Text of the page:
The photo-sharing app Instagram recently made a significant move to expand its usability beyond smartphones with the roll-out of a browser-based web feed that allows users to flick through the photos of those they are following with a mouse, rather than just their thumb.
Users are able to engage in the content in the same way they do on their phone, leaving comments or ‘liking’ photos with the click of a button. However, photos can still only be uploaded through smartphones as Instagram wants to maintain the emphasis of producing content “on the go, in the real world, in realtime”.
What does this mean for marketers?
In short, it has increased the outreach potential of a very popular social network, encouraging brands that may not have already dabbled in it to give it a try. The web feed means users can view the images much larger, allowing for greater detail and for brands to create bigger and better stories with their photos, which should encourage more companies to embrace photo-sharing.
“As more businesses move to Instagram, we’ll see an increase of ‘warm and fuzzy’ social interaction and participation with corporations/brands, smarter omni-channel marketing and ultimately, less sales orientated content,” explained Sarah Turner, digital engagement consultant at ContentPlus.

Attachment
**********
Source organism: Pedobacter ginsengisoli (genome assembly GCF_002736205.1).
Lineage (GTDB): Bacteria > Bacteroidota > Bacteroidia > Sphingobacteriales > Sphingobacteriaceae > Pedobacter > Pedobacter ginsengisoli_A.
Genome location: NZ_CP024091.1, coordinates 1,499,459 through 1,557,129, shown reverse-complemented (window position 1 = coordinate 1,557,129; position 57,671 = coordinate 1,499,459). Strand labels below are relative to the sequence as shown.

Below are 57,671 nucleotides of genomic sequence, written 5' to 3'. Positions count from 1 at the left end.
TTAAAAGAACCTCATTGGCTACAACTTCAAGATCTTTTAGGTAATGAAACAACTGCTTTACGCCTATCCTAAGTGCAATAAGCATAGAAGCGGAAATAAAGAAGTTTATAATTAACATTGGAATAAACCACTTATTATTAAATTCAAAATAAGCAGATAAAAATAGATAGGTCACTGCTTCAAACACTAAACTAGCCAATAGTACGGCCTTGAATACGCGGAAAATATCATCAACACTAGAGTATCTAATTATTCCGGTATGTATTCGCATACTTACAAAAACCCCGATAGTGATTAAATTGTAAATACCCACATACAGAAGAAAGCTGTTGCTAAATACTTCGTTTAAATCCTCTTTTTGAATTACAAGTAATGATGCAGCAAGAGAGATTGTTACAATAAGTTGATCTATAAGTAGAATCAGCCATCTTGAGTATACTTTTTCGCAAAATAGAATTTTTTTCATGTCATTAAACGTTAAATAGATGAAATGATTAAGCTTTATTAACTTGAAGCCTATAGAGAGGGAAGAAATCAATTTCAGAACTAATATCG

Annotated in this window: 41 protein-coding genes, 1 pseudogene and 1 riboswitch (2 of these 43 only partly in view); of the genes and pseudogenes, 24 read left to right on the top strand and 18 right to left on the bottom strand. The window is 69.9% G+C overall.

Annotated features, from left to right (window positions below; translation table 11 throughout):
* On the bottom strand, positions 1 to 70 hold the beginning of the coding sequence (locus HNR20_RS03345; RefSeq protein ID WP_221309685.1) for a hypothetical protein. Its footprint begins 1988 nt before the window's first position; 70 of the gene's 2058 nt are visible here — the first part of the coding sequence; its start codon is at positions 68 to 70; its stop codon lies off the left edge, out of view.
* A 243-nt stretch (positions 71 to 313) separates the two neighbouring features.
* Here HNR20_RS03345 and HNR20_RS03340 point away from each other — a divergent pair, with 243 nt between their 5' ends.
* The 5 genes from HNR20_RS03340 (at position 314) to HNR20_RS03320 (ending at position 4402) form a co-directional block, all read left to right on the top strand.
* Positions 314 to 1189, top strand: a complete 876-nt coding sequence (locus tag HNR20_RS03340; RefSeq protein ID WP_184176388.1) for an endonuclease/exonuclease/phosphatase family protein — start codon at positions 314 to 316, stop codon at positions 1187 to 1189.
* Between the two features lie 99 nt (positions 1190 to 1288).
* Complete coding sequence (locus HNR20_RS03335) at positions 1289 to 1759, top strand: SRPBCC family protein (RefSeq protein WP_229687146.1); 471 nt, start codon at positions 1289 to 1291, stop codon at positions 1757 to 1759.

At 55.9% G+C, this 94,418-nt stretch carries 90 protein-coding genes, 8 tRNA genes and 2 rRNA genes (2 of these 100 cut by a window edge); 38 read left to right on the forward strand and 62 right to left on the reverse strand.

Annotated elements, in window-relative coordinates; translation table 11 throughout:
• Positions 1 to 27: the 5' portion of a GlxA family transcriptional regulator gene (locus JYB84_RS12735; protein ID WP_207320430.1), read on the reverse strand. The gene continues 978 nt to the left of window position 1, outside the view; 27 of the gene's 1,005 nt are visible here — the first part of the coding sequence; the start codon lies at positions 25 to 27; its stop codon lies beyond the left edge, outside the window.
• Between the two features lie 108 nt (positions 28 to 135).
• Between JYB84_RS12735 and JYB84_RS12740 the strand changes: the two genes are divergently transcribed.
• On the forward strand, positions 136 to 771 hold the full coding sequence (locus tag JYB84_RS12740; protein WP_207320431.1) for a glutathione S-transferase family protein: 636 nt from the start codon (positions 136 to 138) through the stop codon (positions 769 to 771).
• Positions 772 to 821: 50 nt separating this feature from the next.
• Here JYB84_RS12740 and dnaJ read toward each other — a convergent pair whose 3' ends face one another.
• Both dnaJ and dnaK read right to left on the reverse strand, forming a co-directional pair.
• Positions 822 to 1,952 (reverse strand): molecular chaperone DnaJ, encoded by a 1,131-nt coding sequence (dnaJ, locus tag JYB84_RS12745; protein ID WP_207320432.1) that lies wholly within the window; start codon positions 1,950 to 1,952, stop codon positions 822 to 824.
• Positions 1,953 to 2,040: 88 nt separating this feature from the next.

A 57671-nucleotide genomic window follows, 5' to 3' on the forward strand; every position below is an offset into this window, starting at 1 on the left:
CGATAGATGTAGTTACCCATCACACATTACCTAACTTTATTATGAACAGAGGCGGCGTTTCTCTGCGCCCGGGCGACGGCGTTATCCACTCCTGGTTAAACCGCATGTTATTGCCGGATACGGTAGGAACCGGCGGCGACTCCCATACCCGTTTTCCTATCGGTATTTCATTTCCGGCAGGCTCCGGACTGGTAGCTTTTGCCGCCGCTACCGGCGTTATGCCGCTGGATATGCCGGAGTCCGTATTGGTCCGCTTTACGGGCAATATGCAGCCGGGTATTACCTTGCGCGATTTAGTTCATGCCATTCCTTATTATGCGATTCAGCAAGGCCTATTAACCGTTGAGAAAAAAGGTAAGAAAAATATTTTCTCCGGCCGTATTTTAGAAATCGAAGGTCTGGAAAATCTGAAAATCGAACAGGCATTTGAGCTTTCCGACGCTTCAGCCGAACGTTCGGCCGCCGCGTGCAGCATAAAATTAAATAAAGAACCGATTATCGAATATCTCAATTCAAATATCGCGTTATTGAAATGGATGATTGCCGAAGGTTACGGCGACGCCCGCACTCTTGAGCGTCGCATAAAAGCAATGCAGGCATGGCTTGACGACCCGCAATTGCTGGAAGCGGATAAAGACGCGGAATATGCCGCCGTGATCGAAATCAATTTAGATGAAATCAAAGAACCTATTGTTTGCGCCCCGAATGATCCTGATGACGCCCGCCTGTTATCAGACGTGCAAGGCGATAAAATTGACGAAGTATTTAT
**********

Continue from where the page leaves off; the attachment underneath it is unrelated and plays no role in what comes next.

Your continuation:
Does this update trump profile pages?
One could argue that Instagram’s first foray into browser-based content towards the end of last year was far more significant than the introduction of web feeds. It brought user profiles to the web, allowing anyone to access Instagram pages through direct URLs.
This meant those without Instagram accounts, due to not owning an Android or iOS device, could now view photos, expanding the potential reach of marketers exponentially. The web feed, however, is still restricted to Instagram users and it is not possible, at present, to create an account without the app downloaded on a mobile device. This means the improved browsing experience is limited to Instagram’s user base and not the wider internet population.
How brands can make the most of Instagram
In some senses, Instagram is the Twitter of image sharing and, as such, it is best utilised when providing intimate access to what’s behind the scenes of companies, not just photos of stock or very blatant promotions.
The collages created through images uploaded on Instagram should engage users by offering them something different that they can’t get elsewhere. Burberry, for example, posted photos of its models getting haircuts for the launch of a new range. At the same time, it uploads dramatic shots of scenes around London to reinforce its image as a trendy, cosmopolitan brand.
Involving followers in content creation is also a key tool of engagement on Instagram as it gets them to do much of the leg-work by creating swathes of content that, in turn, increases the reach of a campaign. Giorgio Armani, for example, ran a ‘Frames of Life’ drive, which asked people to upload photos of themselves wearing sunglasses with the hashtag #framesoflife.
Companies that feel they may not have the image necessary for an Instagram profile need not worry either, the retro-style filters can give even the most mundane of operations a sheen of cool. Just ask McKay Flooring.